An Organized and Effective Marketing Plan is the Backbone for Your Product or Service Life Cycle
By Renata L. Lerch
In addition to the numeric targets, it is important to establish parameters to measure the effectiveness of your marketing tactics and programs.
During my almost two-decade career in strategic marketing, I’ve seen numerous marketing cases involving different products and services. A common element in all successful marketing stories has been an organized and effective marketing plan, which serves as the backbone for the product or service life cycle.
A marketing plan should be a reference for everyone who works with your business, including employees, partners and contractors. It should contain the core elements that keep launch and implementation in synch with the strategy. Obviously, it is not a static document. Revisions should be made at a minimum on a quarterly basis to incorporate key learnings during the process.
Starting With OVERVIEW
The “OVERVIEW” of your plan should include trends and key changes in the macro environment, from the economic and social aspects affecting your audience to important industry information. Find useful estimates and forecasts that will help you make decisions. Next, compile key information about the audience you want to reach: gender, average age and income, geography, preferences, decision and purchasing process, etc. Your entire team should be familiar with the details of your target clients.
The analysis of the competitive environment, or “SWOT”, should be worked subsequently. At this time, investigate all public information available about your top competitors, and get a clear understanding of their Strengths and Weaknesses. With this information in hand, you will be able to compare and elaborate on your Opportunities and Threats. You want this section to be clear and objective, with straight bullet point lists.
The next step is your numeric “TARGETS”. Include in this page your target revenue and transaction volume for the year, and broken down by quarter, especially if your product involves seasonal variances. If possible, also break it down by distribution channel, such as online, in store, through intermediaries, etc. Make a comparative chart with columns for the previous year and the year in question.
After completing the research, you are ready to develop the “KEY OBJECTIVES”. Use this opportunity to think through the macro course of actions that will lead your company to reach your numeric targets. Maybe you want to nurture differentiation through superior services, increase online sales in the channel mix, or enlarge your geographic coverage. List a minimum of three but no more than six or seven key objectives for the year, which should be aggressive but achievable.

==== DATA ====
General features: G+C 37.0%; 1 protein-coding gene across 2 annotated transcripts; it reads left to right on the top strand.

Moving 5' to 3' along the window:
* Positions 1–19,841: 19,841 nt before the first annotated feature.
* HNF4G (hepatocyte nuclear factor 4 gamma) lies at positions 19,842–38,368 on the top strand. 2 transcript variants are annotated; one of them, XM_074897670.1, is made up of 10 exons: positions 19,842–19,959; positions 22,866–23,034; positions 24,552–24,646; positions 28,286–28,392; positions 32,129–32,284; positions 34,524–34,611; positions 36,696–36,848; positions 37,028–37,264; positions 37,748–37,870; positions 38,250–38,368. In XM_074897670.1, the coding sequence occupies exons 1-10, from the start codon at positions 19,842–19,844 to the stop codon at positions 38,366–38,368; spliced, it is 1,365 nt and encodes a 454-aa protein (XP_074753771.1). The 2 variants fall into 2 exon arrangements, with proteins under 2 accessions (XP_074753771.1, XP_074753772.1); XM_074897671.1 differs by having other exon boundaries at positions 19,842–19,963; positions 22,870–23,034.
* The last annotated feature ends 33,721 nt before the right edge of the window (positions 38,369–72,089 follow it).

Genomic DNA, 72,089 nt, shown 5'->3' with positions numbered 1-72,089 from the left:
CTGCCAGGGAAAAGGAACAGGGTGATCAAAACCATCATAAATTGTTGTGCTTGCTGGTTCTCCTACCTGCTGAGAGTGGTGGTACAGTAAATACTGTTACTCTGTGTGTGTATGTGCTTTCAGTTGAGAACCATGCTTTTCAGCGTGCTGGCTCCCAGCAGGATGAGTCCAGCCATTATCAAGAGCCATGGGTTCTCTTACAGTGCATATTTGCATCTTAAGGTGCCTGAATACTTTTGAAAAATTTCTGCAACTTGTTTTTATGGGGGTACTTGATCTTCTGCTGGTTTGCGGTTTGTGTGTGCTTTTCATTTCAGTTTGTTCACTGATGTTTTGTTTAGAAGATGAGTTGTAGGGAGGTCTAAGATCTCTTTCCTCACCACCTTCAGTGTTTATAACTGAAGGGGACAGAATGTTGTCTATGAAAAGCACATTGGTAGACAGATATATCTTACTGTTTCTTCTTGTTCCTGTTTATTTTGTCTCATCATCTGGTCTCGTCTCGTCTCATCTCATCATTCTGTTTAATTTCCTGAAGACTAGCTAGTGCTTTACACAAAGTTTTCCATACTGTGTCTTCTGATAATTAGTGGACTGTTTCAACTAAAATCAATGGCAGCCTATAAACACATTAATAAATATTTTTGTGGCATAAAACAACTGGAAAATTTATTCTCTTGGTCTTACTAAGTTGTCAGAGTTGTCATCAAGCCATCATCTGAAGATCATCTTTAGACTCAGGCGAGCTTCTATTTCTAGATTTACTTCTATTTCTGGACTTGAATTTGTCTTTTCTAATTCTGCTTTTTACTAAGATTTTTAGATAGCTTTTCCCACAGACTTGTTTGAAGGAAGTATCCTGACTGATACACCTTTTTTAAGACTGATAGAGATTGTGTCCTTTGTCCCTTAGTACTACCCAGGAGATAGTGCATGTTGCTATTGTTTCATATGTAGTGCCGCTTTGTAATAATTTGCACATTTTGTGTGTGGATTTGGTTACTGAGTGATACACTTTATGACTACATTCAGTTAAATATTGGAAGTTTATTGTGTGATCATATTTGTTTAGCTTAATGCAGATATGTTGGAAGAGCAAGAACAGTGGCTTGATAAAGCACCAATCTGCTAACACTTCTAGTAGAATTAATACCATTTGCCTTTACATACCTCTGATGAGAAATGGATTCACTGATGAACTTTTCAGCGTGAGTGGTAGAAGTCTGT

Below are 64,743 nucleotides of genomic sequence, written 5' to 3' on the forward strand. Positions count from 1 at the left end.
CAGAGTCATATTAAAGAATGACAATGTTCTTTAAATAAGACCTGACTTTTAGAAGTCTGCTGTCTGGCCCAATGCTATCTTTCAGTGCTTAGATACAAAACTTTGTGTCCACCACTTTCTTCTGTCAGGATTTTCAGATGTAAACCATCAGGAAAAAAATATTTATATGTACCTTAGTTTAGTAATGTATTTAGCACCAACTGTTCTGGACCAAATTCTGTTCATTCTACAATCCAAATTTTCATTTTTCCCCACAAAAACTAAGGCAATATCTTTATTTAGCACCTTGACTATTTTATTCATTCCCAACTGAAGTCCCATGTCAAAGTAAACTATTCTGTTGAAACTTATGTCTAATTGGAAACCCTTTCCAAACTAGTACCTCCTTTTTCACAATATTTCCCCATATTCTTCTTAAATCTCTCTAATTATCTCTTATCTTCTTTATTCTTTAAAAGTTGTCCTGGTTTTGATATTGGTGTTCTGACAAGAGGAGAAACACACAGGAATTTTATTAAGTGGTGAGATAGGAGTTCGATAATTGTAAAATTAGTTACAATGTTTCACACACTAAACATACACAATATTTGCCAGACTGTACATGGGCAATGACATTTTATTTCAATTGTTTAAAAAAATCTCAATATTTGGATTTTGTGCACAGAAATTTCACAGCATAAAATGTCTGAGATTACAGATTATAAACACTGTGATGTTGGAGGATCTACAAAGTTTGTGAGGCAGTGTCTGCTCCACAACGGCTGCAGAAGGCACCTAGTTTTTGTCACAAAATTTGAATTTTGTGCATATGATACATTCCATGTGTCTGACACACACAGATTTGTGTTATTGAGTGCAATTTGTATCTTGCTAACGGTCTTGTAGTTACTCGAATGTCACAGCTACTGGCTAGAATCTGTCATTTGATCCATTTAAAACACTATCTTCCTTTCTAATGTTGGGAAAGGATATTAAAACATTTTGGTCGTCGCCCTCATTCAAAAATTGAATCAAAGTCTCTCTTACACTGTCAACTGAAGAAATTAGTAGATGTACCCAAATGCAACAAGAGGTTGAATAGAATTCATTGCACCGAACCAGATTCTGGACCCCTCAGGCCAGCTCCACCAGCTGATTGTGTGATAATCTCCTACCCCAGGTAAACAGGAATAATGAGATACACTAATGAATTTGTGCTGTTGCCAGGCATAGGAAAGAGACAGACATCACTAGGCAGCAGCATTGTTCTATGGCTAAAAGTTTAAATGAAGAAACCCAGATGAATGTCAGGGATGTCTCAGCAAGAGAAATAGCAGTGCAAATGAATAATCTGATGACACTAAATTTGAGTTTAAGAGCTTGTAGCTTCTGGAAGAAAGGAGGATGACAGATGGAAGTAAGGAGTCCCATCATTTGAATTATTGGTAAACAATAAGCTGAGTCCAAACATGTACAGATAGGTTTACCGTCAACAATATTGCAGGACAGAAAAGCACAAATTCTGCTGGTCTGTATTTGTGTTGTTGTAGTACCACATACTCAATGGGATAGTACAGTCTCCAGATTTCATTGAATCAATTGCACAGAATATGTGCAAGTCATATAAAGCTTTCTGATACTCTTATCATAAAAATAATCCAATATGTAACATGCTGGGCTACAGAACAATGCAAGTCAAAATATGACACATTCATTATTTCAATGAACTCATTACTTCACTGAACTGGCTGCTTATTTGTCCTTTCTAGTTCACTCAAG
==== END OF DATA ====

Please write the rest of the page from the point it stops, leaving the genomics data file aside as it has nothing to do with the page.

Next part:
STRATEGIES AND ACTIVITIES IN SUPPORT
These are the means to realize your objectives. Start with the “communications message”, the sentiment you want associated with your brand. This should be reflected in all points of contact with customers such as brochures, advertising, website, call center, locations, press releases, etc. Brainstorm with your team and consolidate it in a single powerful message, related to your objectives.
Then, develop the “key strategies,” supported by tactics and programs to execute them. In essence, strategy is how resources are distributed and utilized to achieve your key objectives. Tactics and programs are important to make the strategies action-oriented.
Envision it as an umbrella:
• Main Objectives:
– Key Message related to the Objectives
– Key Strategy 1 to achieve the Objectives:
Tactics and Programs to execute Key Strategy 1
– Key Strategy 2 to achieve the Objectives:
Tactics and Programs to execute Key Strategy 2
As you work through your six or seven strategies, focus on delivering distinctive value to your customers through your programs. You don’t have to limit the number of programs and tactics under each strategy. Keep them focused and well organized, with implementation facts and time schedules. Bear in mind the resources and marketing funds available throughout the year.
Finish your plan with a detailed “BUDGET” chart, breaking it down by activities and costs. A year-over-year comparison is always helpful to evaluate the results and calculate return on investment.
MAKING PERIODIC REVISIONS
As the competitive environment evolves, so should your set of strategies. Revisions are necessary periodically. In addition to the numeric targets, it is important to establish parameters to measure the effectiveness of your tactics and programs. Determine what to evaluate, and establish standards of performance. That will allow you to take corrective action, adjusting your strategies along the year.
These are the basics of an effective marketing plan. Make sure you involve your team through the process; it is a very rewarding exercise! HBM